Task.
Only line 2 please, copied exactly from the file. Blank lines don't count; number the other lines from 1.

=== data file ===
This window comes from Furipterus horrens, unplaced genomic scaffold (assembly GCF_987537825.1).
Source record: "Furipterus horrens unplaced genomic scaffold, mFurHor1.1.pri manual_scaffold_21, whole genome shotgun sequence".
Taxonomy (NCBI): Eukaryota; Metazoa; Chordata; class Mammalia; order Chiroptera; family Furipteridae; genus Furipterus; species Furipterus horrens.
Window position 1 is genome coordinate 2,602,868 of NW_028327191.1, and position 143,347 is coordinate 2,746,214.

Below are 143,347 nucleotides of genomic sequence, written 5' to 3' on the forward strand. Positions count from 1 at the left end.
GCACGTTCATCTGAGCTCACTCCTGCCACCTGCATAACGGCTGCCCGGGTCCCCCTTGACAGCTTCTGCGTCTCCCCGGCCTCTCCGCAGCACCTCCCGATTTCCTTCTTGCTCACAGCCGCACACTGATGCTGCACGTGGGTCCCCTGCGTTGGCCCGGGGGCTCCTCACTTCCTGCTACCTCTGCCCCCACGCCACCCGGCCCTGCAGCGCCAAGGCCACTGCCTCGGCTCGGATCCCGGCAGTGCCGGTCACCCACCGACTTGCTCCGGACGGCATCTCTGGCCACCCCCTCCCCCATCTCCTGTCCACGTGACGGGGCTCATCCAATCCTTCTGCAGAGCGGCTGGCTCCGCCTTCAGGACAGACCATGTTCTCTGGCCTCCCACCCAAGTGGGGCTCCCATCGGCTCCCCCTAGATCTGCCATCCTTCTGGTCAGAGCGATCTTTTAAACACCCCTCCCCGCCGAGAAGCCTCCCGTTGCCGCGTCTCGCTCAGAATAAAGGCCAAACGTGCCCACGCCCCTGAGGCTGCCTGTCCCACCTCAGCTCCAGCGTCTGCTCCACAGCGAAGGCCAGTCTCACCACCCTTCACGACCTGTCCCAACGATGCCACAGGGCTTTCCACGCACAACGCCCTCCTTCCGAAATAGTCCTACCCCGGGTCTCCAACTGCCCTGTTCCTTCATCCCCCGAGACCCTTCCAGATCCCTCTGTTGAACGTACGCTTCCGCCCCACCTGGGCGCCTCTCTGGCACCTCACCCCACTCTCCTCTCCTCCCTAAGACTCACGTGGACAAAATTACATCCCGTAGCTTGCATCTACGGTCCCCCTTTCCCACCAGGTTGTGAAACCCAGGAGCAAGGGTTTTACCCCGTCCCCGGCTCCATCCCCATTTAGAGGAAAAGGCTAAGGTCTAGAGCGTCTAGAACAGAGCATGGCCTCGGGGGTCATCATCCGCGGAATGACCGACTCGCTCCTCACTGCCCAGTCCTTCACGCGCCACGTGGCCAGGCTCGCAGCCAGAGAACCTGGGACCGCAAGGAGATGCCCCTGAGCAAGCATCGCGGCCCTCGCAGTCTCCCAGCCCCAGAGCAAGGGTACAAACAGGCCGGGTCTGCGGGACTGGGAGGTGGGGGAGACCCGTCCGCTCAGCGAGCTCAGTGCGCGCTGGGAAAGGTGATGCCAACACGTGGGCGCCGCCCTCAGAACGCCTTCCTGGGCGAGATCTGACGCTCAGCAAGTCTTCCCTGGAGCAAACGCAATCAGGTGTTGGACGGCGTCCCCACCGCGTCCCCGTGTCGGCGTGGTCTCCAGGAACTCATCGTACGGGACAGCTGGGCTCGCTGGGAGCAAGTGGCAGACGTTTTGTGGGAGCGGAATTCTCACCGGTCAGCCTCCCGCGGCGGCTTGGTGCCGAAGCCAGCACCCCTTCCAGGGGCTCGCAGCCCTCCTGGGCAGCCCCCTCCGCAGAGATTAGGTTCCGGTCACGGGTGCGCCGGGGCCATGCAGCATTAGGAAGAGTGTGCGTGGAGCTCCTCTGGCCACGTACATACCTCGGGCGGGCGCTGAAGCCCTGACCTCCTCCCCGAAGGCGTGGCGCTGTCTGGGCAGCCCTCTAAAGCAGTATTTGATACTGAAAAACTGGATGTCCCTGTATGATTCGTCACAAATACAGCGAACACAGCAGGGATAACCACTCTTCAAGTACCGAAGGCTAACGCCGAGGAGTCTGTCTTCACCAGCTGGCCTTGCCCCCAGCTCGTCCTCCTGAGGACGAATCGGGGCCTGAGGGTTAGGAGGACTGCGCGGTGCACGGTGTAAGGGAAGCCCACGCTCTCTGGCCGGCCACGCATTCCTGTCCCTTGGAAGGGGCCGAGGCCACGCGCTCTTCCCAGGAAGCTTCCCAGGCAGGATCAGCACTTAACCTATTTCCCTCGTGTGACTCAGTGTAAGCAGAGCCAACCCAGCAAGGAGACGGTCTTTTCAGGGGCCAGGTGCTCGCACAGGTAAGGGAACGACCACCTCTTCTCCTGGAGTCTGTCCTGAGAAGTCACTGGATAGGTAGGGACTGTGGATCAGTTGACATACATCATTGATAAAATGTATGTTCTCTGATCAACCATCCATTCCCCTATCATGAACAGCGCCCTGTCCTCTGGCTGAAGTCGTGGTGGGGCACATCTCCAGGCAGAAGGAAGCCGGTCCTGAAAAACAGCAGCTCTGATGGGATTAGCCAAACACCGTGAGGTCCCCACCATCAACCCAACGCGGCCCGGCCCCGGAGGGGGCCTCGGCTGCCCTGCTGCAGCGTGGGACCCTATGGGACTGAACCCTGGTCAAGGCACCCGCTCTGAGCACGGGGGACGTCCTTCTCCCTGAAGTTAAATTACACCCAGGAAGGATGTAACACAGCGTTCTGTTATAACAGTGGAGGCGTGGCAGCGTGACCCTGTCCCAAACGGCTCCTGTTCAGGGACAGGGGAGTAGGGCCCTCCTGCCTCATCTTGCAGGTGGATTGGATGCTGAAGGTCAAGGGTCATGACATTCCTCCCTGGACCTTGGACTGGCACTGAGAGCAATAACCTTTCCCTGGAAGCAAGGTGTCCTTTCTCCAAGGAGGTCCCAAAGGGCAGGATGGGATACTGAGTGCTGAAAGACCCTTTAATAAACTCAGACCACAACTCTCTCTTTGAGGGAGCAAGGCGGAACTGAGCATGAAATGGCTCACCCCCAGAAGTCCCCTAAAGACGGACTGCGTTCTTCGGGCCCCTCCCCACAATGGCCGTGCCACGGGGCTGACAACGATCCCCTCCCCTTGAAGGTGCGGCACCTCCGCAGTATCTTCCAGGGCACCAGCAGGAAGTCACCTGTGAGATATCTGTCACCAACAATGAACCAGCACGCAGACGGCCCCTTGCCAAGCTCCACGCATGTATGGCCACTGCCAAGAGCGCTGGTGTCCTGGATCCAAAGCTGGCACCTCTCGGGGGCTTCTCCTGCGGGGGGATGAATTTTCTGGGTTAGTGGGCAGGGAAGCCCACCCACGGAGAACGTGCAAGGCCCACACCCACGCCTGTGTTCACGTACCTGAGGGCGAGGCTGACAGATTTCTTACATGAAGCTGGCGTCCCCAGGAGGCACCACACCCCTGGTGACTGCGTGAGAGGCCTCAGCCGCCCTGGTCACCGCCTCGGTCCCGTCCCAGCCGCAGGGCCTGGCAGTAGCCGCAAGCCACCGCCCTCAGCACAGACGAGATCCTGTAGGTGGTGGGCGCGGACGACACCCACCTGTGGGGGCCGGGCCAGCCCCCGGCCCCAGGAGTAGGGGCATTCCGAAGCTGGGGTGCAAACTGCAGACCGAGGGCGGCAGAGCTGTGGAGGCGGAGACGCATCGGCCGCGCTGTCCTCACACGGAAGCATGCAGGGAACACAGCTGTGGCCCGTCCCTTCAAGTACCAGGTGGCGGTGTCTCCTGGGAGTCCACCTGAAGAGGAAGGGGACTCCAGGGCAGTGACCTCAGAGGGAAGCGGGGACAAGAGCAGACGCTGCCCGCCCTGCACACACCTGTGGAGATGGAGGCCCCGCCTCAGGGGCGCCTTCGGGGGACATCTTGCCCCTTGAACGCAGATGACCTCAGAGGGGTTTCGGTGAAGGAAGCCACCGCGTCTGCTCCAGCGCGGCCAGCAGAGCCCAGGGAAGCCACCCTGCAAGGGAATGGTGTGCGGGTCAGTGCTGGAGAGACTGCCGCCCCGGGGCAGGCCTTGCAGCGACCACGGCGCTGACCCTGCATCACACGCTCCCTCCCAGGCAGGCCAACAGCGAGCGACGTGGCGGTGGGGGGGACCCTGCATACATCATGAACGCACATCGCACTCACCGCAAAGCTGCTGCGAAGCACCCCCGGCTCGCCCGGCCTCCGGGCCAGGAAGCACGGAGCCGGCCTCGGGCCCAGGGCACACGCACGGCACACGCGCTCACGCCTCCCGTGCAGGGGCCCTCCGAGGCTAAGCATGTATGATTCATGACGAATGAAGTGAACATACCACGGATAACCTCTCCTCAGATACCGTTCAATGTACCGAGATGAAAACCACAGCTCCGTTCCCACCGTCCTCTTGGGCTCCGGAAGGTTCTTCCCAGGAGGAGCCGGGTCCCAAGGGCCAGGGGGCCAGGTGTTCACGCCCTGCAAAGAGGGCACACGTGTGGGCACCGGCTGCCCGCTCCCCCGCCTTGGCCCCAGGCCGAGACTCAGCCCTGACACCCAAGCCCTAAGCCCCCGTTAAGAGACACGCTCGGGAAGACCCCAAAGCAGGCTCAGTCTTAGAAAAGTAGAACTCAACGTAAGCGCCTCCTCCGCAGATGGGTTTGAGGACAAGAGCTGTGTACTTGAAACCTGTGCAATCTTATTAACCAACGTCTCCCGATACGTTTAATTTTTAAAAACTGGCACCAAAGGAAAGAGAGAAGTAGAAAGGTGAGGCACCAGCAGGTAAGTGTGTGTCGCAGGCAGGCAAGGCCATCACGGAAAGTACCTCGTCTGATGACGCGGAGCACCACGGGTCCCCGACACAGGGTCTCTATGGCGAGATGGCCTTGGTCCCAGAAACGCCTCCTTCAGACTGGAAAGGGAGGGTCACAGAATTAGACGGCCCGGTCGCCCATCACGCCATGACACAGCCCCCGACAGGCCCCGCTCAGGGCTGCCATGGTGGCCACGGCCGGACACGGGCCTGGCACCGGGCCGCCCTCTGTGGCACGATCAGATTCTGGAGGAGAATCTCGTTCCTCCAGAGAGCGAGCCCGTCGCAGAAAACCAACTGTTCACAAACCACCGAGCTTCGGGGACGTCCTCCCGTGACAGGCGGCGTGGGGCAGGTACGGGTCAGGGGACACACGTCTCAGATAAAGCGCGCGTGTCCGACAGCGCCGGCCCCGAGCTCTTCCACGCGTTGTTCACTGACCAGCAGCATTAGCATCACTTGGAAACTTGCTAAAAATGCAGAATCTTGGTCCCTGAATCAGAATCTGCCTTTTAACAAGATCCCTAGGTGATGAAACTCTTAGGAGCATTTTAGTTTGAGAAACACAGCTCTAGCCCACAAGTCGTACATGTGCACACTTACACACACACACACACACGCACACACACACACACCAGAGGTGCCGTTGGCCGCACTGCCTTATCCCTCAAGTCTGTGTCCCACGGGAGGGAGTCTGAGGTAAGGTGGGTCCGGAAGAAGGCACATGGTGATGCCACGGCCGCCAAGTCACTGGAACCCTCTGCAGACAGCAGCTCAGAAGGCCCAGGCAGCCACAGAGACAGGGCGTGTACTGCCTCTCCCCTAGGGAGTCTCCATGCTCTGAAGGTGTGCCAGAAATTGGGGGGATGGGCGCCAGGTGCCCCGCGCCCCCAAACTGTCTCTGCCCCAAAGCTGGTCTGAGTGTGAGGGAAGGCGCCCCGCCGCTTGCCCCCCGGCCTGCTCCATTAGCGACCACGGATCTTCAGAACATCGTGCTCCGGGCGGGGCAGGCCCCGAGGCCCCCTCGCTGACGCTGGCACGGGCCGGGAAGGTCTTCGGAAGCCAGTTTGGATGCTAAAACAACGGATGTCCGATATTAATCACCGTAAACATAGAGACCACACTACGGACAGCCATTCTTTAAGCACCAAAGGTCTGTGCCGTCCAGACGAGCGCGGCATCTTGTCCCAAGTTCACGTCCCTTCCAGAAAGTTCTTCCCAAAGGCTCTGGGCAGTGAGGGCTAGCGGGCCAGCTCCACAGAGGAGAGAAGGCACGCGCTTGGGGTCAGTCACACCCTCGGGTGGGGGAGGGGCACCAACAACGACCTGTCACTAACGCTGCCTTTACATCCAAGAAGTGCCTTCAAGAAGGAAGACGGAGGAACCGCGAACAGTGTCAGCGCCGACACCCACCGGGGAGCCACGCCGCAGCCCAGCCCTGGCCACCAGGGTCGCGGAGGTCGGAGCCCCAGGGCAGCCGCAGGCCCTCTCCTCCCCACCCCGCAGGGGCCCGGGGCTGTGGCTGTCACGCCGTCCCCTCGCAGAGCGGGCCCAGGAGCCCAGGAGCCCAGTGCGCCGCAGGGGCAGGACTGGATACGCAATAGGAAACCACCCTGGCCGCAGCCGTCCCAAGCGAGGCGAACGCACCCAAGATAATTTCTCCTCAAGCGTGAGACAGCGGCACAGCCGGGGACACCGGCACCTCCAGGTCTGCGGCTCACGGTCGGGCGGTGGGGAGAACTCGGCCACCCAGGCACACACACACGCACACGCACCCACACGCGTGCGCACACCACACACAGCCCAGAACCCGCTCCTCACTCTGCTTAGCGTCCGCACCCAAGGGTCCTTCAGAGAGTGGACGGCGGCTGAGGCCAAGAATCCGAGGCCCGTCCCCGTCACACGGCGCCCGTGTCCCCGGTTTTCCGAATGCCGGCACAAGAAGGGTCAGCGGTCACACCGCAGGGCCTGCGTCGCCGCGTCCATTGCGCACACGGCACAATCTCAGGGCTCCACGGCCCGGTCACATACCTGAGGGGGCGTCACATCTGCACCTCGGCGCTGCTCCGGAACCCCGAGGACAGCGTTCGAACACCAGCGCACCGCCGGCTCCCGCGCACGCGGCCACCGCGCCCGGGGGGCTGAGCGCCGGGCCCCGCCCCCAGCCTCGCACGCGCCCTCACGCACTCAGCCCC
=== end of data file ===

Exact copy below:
Source record: "Furipterus horrens unplaced genomic scaffold, mFurHor1.1.pri manual_scaffold_21, whole genome shotgun sequence".